January 2, 2017
Every January, the New Year rings in with the promise of fun new happenings in Houston’s vibrant wine world, and 2017 will be no exception, the price of oil be hanged.
While we wait for word from master sommelier David Keck regarding his next posting and also what longtime Brasserie 19 general manager/wine guy Shawn Virene has up his sleeve, I’m weighing in on a few things I’m certain are going down. Fact is, some of them already have.
Oenophiles know by now that master sommelier Jack Mason has made a triumphant return to Pappas Bros. Steakhouse, and that former Keck sidekick Lindsay Thomas has joined him there, giving the two Pappas locations a true dream team of somms. And the Divino duo, chef/owner Patrick McCray and wine maven Thomas Moësse, are going gangbusters with their new Rice Village-area cave Vinology, which offers sipping, snacking and bottle browsing – featuring some 300 selections – with, of course, the take-away option.
And the transition from Keck, the spiritual force behind Camerata wine bar on Westheimer, to new general manager/wine director Chris Poldoian has been seamless. Although Poldoian is “only” a “Level Two” sommelier and came from the Houston’s mainstream wine program, he’s ready to flap his wings, expand his horizons and keep pushing the same envelope that Keck routinely did to make Camerata a special destination for wine lovers seeking quirky, sometimes downright geeky offerings from boutique producers and off-the-beaten-path vineyards. Canary Islands, anyone?
Houston couldn’t be more fortunate to have a Camerata and Midtown’s 13 Celsius – plus, now, Vinology – offering the kinds of innovative programs that put our city in a wine-hipness league with anybody.
Talk to the well-traveled, Tufts-educated Poldoian about his plans and you may imagine a kid in the candy store. But one plan he doesn’t have for the near term is to pursue advanced sommelier status, never mind trying to seize the master’s brass ring.
“In my situation, I think it’s much more important for me to focus only on Camerata for at least the next year,” Poldoian said. “This is such an exciting opportunity. I was given some latitude to expand what we were doing at Houston’s and that only made me want to take even bigger steps. I’m learning something new every day.”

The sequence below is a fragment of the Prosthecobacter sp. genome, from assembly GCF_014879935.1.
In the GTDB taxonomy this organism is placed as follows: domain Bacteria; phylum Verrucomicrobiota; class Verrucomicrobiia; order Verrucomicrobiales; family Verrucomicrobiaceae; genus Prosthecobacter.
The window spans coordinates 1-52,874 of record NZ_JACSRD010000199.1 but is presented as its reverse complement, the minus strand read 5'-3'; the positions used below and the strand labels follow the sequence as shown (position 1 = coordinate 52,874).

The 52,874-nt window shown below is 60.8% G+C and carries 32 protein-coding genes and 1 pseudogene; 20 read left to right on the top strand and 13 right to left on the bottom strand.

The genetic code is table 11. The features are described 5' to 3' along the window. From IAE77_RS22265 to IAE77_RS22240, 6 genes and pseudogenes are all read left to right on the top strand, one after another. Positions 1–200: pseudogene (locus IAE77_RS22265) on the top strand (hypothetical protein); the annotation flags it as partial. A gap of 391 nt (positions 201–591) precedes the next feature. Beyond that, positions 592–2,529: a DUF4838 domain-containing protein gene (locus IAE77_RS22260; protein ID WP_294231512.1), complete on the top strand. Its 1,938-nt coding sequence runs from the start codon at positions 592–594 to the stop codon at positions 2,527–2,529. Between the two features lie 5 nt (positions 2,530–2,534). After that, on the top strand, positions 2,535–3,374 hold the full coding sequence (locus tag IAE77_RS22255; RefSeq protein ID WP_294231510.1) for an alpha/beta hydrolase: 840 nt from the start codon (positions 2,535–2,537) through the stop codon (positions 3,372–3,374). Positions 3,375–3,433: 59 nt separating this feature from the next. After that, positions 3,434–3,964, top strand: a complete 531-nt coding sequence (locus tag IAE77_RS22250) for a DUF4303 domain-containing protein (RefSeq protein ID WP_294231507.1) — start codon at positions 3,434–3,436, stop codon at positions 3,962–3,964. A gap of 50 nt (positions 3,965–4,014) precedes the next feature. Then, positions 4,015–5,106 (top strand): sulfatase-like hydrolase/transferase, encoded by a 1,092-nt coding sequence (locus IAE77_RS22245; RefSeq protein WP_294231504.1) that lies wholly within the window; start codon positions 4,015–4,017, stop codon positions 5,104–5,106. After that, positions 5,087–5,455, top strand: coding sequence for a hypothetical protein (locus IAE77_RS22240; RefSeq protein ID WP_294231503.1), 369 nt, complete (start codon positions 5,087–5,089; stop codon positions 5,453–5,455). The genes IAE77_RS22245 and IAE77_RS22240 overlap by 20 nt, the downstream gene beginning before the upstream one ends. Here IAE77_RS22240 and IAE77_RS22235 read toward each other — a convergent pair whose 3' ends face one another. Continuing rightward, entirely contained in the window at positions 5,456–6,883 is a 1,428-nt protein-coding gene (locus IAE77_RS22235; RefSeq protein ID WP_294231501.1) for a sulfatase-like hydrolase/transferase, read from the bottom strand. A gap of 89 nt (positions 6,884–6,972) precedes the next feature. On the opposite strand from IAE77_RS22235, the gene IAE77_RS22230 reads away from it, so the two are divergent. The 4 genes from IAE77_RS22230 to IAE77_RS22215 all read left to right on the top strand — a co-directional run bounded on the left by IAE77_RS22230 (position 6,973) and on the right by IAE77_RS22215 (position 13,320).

Camerata ain’t broke, to be sure, so Poldoian isn’t fixing it. The same also could be said of restaurateur Bill Floyd, who will soon be presiding over the long-awaited opening of the two Italian food-and-wine emporiums he’s operating in partnership with Astros owner Jim Crane near Minute Maid Park. Houston wine-industry veteran Rick Jamail, whose specialty is Italian producers, is Floyd’s sommelier.
Potente will be high-end, Osso & Kristalla more casual. But they will share something important in common besides an outdoor patio: A wine list with the same splendiferously low markups we’ve enjoyed at Reef, the Floyd-Bryan Caswell seafood mecca in Midtown. Yes, even white-tablecloth Potente will sell wine at barely more than some high-end supermarkets do. Floyd’s prices will be about 1.8 times his cost and, he insists, “That’s across the board. It won’t be scaled any.”
Which means a $10 wholesale bottle will sell for $18 ballpark (pun intended) at Osso & Kristalla and a $300 single-vineyard Gaja at Potente will cost $480, or thereabouts. Extreme examples, obviously, but that’s the deal. The plan for the former is to have 50 wines at $50 or less and the latter to have 150 wines starting at about $50. But, if you’re noshing off the menu from Osso & Kristalla on the patio and simply must have that Gaja, a server will happily go snare a bottle.
Along these same lines, chef Ryan Hildebrand and his enthusiastic young somm, Rick Stiles, have conspired to significantly lower the tariffs on the eclectic list at Triniti on Shepherd. Examples? A half-bottle of Krug “Grande Cuvée” sells for $72, compared to $99 retail. The 2010 Mayacamas Cabernet Sauvignon for $110 ($85 retail, and I’ve seen on lists around town for $300). The Cos Pithos Rosso, a reference-standard Nero D’Avola from Sicily, for $42 ($25 retail). I’ll also personally vouch for one of Stiles’ go-to wines, the Tselepos “Amalia Brut” Moschofilero, a delicious Greek sparkler that sells for $12 for a glass and $42 for a bottle.
This is the way of the modern world, and in Houston we have the Clark Cooper Concepts team (Ibiza, Brasserie 19, SaltAir and Coppa) to thank in leading the movement, which means Virene, who spent 15 years as part of their team, is certain to follow suit in his next incarnation. Just as Chris Shepherd and his sidekick somm, Matthew Pridgen, did when they opened Underbelly – and will do again with their second spot, One Fifth, opening up the street on Westheimer this month.
All these guys will tell you that, years ago, Charles Clark and Grant Cooper inspired them to go low, which always translates into a New Year’s high for Houston’s wine-lovers.